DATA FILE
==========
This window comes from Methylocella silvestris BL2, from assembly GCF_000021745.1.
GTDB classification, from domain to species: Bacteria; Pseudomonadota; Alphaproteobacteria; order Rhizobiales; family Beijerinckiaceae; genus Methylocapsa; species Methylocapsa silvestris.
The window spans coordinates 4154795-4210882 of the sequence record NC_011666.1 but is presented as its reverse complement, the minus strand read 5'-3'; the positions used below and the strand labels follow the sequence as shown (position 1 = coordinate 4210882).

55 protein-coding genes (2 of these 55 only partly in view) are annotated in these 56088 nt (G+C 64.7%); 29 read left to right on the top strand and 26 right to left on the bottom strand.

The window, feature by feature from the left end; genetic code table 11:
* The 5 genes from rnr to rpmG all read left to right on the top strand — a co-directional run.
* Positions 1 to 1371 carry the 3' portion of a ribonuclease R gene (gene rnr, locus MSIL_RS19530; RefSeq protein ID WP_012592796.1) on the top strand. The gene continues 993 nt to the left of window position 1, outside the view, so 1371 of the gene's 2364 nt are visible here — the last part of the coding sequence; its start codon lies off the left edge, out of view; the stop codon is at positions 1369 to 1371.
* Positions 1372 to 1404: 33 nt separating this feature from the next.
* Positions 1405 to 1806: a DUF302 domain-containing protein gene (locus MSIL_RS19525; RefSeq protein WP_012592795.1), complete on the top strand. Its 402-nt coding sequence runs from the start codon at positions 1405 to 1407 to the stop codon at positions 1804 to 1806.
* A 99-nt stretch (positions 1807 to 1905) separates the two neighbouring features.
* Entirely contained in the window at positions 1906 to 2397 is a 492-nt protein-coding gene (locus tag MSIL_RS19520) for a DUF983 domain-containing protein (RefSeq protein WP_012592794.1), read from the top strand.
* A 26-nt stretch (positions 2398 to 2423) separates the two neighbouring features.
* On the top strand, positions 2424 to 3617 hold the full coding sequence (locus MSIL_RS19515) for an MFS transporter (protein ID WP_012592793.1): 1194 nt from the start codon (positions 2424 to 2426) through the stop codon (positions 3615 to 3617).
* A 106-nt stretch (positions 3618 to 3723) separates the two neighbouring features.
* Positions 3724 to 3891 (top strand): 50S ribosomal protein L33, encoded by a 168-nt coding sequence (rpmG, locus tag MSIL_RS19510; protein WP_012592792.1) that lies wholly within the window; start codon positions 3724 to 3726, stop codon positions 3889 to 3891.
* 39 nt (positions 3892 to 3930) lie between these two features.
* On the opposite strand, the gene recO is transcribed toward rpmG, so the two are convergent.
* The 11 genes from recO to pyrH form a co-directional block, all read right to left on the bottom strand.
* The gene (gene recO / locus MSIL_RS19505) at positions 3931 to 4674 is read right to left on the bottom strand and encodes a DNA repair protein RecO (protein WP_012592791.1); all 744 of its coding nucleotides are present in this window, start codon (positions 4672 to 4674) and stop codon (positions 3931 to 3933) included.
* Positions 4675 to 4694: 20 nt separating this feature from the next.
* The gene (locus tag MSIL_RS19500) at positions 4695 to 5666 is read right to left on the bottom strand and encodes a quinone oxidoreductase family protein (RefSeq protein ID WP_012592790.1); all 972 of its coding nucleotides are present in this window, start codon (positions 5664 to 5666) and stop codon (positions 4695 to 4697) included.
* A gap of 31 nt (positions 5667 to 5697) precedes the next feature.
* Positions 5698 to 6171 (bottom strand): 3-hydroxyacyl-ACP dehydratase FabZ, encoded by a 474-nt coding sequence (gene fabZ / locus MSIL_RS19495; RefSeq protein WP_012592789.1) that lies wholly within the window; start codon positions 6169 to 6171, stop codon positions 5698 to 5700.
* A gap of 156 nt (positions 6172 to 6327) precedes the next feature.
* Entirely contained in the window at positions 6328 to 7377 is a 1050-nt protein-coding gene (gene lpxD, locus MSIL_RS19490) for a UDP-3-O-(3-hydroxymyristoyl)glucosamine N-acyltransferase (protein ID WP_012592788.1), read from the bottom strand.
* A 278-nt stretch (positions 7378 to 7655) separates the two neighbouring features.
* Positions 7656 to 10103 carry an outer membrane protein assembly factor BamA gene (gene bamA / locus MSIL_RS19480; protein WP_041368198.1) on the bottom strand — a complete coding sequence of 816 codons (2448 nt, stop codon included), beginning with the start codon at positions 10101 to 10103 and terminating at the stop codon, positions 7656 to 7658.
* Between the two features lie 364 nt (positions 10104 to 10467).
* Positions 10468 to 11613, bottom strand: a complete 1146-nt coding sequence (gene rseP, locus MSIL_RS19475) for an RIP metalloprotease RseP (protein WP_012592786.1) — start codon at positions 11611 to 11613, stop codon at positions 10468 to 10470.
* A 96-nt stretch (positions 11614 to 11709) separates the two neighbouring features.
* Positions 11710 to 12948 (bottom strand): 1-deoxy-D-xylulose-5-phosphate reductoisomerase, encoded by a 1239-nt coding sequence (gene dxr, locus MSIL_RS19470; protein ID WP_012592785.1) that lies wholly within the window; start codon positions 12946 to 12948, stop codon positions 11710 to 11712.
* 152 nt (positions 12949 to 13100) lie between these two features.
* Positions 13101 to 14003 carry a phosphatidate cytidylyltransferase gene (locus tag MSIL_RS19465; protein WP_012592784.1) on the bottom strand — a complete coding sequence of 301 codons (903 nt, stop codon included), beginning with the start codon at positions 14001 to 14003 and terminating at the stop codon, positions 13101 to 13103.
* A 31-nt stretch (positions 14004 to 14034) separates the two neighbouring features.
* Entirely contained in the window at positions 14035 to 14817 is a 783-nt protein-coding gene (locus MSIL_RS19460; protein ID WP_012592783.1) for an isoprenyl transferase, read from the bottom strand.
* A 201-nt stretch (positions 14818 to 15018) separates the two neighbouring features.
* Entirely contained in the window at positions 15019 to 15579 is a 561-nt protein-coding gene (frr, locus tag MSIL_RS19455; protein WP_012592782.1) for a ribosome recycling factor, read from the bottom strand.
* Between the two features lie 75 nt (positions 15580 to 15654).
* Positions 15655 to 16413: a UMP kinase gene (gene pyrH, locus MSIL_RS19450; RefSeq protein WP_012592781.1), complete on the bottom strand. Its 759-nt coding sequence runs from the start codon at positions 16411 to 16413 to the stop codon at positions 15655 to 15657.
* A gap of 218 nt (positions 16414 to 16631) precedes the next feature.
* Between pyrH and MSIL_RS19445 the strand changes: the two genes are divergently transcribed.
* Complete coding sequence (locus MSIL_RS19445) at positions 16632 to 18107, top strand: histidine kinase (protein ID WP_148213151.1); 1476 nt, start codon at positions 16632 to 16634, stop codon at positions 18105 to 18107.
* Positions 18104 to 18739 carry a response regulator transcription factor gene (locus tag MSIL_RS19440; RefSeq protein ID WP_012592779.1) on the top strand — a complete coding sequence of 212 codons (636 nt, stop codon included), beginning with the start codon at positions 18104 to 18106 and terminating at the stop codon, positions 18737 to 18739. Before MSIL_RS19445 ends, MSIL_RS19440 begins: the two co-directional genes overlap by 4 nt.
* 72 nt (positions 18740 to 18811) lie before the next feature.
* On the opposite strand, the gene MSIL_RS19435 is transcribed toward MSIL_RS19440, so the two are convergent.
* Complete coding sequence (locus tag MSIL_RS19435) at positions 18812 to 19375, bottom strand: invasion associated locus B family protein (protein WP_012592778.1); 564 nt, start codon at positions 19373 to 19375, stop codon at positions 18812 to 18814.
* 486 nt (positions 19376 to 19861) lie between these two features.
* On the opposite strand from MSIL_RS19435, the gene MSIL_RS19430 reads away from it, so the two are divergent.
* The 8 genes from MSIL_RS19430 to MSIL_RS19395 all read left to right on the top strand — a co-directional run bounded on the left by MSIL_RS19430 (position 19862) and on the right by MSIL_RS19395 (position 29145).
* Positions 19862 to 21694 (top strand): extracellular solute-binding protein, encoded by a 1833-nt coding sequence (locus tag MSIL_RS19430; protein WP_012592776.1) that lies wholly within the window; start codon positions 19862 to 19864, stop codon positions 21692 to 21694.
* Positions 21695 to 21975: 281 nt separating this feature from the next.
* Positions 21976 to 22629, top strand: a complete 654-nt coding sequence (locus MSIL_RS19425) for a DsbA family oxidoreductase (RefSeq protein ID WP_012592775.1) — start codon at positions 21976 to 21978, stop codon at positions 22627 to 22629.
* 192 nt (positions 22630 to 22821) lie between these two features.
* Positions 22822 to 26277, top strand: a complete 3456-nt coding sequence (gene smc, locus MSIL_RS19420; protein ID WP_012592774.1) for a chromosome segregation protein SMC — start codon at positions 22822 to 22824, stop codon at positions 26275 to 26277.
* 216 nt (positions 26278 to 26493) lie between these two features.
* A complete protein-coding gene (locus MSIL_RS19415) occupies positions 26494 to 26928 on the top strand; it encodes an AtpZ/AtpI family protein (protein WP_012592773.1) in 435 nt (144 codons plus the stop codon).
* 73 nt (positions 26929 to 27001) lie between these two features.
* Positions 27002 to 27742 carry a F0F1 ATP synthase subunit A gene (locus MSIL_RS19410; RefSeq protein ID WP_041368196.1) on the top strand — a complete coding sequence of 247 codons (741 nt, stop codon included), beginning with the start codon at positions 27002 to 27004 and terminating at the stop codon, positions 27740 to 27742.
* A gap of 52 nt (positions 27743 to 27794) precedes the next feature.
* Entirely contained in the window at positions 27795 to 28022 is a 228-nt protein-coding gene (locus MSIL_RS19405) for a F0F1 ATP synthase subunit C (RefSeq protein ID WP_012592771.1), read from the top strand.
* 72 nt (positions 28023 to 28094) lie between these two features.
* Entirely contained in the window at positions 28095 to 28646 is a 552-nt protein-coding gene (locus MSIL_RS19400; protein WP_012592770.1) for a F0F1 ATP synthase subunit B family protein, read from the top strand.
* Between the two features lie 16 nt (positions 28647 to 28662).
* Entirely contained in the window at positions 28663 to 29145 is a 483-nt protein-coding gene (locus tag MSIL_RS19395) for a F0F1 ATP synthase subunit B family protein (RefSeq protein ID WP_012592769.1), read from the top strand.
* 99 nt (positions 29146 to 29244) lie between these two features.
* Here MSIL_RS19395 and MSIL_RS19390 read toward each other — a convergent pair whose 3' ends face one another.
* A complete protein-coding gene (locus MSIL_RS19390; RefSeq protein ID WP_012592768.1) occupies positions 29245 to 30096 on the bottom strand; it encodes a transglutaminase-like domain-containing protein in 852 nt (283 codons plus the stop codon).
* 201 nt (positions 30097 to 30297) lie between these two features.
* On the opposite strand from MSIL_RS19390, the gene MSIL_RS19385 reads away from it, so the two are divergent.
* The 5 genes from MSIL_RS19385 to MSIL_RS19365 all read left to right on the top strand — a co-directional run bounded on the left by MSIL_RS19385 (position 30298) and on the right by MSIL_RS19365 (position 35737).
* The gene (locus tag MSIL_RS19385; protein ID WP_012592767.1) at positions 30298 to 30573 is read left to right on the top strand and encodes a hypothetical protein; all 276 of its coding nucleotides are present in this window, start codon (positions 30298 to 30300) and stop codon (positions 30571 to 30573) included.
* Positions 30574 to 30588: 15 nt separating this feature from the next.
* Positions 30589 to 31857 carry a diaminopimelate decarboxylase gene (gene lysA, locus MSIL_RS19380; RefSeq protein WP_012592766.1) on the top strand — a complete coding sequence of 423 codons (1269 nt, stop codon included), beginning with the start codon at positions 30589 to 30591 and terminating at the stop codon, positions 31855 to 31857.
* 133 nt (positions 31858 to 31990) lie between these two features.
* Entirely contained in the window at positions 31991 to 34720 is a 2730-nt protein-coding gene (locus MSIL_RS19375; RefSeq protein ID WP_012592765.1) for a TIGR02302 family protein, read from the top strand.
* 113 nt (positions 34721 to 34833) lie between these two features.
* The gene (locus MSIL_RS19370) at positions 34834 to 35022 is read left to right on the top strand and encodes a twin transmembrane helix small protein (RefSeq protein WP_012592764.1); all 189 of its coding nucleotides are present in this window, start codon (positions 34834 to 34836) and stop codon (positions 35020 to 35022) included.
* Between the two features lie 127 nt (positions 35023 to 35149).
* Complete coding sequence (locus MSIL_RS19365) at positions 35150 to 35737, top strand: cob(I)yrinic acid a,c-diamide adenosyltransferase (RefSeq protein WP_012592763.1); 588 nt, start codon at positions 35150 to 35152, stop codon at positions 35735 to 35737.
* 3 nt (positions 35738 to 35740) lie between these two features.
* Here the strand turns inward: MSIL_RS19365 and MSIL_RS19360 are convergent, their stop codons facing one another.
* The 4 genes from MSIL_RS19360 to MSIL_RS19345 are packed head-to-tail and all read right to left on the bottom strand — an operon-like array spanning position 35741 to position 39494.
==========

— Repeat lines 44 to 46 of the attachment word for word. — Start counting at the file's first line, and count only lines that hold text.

* 72 nt (positions 18740 to 18811) lie before the next feature.
* On the opposite strand, the gene MSIL_RS19435 is transcribed toward MSIL_RS19440, so the two are convergent.
* Complete coding sequence (locus tag MSIL_RS19435) at positions 18812 to 19375, bottom strand: invasion associated locus B family protein (protein WP_012592778.1); 564 nt, start codon at positions 19373 to 19375, stop codon at positions 18812 to 18814.